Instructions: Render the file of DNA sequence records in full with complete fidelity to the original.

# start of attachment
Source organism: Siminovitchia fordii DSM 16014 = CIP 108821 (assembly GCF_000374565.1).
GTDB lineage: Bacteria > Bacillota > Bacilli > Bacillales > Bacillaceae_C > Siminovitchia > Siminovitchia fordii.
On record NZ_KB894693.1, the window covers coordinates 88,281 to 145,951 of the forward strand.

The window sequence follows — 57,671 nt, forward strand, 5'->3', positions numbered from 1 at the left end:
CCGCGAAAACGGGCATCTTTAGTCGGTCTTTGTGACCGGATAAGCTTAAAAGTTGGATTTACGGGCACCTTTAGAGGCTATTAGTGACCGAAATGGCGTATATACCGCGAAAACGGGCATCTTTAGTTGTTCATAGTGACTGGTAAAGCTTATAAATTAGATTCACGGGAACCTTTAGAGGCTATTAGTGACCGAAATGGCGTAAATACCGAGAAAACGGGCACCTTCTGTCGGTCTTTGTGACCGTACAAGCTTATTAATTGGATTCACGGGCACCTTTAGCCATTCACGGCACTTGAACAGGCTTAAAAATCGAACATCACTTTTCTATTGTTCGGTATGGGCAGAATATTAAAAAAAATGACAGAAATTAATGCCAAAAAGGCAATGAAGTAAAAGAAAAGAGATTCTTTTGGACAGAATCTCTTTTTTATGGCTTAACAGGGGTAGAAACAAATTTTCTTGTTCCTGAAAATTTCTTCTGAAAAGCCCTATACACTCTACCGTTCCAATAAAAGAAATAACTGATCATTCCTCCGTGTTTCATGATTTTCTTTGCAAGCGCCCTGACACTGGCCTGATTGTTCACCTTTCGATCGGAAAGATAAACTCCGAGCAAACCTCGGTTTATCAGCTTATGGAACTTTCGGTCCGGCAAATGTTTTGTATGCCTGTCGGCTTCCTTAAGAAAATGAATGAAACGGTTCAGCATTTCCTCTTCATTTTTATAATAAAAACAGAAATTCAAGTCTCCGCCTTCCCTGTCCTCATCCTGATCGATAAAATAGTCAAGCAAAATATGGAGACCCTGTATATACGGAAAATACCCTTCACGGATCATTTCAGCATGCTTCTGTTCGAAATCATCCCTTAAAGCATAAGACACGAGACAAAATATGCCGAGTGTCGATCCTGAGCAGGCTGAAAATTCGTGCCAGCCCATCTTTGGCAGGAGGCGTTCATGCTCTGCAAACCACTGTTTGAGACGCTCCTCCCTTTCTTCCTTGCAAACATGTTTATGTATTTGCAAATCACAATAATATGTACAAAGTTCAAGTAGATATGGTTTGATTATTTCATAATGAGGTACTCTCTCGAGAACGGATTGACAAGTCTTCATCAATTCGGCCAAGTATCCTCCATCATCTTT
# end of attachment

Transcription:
Source organism: Siminovitchia fordii DSM 16014 = CIP 108821 (assembly GCF_000374565.1).
GTDB lineage: Bacteria > Bacillota > Bacilli > Bacillales > Bacillaceae_C > Siminovitchia > Siminovitchia fordii.
On record NZ_KB894693.1, the window covers coordinates 88,281 to 145,951 of the forward strand.

The window sequence follows — 57,671 nt, forward strand, 5'->3', positions numbered from 1 at the left end:
CCGCGAAAACGGGCATCTTTAGTCGGTCTTTGTGACCGGATAAGCTTAAAAGTTGGATTTACGGGCACCTTTAGAGGCTATTAGTGACCGAAATGGCGTATATACCGCGAAAACGGGCATCTTTAGTTGTTCATAGTGACTGGTAAAGCTTATAAATTAGATTCACGGGAACCTTTAGAGGCTATTAGTGACCGAAATGGCGTAAATACCGAGAAAACGGGCACCTTCTGTCGGTCTTTGTGACCGTACAAGCTTATTAATTGGATTCACGGGCACCTTTAGCCATTCACGGCACTTGAACAGGCTTAAAAATCGAACATCACTTTTCTATTGTTCGGTATGGGCAGAATATTAAAAAAAATGACAGAAATTAATGCCAAAAAGGCAATGAAGTAAAAGAAAAGAGATTCTTTTGGACAGAATCTCTTTTTTATGGCTTAACAGGGGTAGAAACAAATTTTCTTGTTCCTGAAAATTTCTTCTGAAAAGCCCTATACACTCTACCGTTCCAATAAAAGAAATAACTGATCATTCCTCCGTGTTTCATGATTTTCTTTGCAAGCGCCCTGACACTGGCCTGATTGTTCACCTTTCGATCGGAAAGATAAACTCCGAGCAAACCTCGGTTTATCAGCTTATGGAACTTTCGGTCCGGCAAATGTTTTGTATGCCTGTCGGCTTCCTTAAGAAAATGAATGAAACGGTTCAGCATTTCCTCTTCATTTTTATAATAAAAACAGAAATTCAAGTCTCCGCCTTCCCTGTCCTCATCCTGATCGATAAAATAGTCAAGCAAAATATGGAGACCCTGTATATACGGAAAATACCCTTCACGGATCATTTCAGCATGCTTCTGTTCGAAATCATCCCTTAAAGCATAAGACACGAGACAAAATATGCCGAGTGTCGATCCTGAGCAGGCTGAAAATTCGTGCCAGCCCATCTTTGGCAGGAGGCGTTCATGCTCTGCAAACCACTGTTTGAGACGCTCCTCCCTTTCTTCCTTGCAAACATGTTTATGTATTTGCAAATCACAATAATATGTACAAAGTTCAAGTAGATATGGTTTGATTATTTCATAATGAGGTACTCTCTCGAGAACGGATTGACAAGTCTTCATCAATTCGGCCAAGTATCCTCCATCATCTTT